Book Review: Kolyma Tales by Varlam Shalamov


It is estimated that some three million people died in the Soviet forced-labour camps of Kolyma, in the northeastern area of Siberia. Shalamov himself spent seventeen years there, and in these stories he vividly captures the lives of ordinary people caught up in terrible circumstances, whose hopes and plans extended to further than a few hours.

Feeling depressed? Feeling as if life’s unfair? Hard? People are mean? Read Kolyma Tales. That should make you feel better.

Don’t believe me?

“The men were not shown the thermometer, but that wasn’t necessary since they had to work in any weather. Besides, longtime residents of Kolyma could determine the weather precisely even without a thermometer: if there was frosty fog, that meant the temperature outside was forty degrees below zero; if you exhaled easily but in a rasping fashion, it was fifty degrees below zero; if there was a rasping and it was difficult to breathe, it was sixty degrees below; after sixty degrees below zero, spit froze in mid-air. Spit had been freezing in mid-air for two weeks.”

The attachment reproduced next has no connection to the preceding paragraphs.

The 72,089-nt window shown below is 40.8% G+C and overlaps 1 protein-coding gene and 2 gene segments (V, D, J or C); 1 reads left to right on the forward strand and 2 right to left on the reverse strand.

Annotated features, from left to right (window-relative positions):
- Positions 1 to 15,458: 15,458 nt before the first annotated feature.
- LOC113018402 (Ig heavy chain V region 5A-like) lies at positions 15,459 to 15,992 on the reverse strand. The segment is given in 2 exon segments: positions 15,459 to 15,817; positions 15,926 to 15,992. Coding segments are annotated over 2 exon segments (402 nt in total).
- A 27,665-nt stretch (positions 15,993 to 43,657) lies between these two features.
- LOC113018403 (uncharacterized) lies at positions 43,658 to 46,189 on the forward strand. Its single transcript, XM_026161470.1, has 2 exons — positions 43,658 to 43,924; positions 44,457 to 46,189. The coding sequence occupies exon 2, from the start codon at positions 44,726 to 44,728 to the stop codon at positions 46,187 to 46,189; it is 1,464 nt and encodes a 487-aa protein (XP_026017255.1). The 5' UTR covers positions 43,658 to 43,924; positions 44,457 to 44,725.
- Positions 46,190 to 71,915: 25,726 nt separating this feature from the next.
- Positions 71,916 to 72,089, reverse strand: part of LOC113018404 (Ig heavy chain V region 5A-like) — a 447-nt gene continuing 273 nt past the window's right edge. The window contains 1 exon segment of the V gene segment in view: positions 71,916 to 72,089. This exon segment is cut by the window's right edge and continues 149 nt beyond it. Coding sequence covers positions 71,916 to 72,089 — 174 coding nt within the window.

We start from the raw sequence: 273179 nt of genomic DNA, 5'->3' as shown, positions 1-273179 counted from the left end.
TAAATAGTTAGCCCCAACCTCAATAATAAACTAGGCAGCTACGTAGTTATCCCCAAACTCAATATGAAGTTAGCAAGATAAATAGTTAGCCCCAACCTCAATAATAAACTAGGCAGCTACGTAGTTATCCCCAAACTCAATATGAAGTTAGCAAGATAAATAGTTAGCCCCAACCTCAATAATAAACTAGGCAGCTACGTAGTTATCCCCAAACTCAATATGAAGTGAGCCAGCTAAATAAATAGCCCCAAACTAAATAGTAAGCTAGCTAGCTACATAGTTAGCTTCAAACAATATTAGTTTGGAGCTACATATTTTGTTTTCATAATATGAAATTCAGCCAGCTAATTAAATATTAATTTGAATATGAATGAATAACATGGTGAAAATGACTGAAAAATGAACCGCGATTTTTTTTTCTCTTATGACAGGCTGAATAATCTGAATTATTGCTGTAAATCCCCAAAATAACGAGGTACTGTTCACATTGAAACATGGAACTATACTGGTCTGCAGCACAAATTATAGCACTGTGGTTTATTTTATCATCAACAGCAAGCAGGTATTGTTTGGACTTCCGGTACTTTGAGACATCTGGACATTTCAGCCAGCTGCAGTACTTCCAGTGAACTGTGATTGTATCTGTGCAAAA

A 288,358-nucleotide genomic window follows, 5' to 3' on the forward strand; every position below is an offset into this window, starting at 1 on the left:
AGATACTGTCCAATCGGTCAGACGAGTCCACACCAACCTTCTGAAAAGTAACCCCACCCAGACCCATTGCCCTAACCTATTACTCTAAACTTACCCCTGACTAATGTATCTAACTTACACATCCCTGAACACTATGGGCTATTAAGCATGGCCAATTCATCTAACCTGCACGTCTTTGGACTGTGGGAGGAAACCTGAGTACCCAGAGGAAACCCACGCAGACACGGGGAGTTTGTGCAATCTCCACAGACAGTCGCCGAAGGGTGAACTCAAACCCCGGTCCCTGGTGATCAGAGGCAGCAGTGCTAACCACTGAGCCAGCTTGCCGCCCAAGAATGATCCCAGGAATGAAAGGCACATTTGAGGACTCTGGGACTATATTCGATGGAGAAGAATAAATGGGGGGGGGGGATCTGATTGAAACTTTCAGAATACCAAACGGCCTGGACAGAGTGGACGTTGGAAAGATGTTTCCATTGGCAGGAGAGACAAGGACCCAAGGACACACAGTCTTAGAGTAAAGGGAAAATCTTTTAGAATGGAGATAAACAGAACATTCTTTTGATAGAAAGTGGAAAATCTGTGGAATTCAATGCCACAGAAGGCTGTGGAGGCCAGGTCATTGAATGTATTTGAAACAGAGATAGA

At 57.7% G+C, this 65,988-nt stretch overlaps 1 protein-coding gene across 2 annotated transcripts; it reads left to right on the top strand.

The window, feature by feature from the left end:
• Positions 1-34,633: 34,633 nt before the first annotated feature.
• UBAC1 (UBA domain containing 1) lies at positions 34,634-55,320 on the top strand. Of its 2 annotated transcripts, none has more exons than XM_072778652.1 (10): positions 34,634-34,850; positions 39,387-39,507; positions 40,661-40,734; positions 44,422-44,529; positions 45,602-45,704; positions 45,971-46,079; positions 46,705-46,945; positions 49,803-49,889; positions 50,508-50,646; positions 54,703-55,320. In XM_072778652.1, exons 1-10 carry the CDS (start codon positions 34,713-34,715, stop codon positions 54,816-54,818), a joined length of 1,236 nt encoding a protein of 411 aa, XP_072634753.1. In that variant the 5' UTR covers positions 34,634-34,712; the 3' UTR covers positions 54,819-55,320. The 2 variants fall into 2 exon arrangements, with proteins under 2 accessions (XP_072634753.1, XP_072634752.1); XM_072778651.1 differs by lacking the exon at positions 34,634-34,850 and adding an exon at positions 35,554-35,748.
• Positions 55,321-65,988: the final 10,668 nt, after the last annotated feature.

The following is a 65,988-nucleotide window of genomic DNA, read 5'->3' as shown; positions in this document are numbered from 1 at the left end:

True stories. True stories about real people who suffered in ways that most of us cannot even imagine. For life is not only stranger than fiction, but also a lot more cruel, and a lot more painful.

These stories are not for the faint of heart, for those who want to lie to themselves that there’s great nobility inside your souls, that we are something more than frightened animals…

Under cruel enough circumstances, we become a bit less than frightened animals. And the only thing we want is to survive.

I highly recommend these Kolyma Tales, not only because it puts things into perspective, but also because it is masterfully written. Something not imagined into existence, but pulled from real life onto the page, turned into fiction… the lie that tells the truth, a truth most would like to deny, for it is not the kind of truth we’d ever like to admit about human nature.

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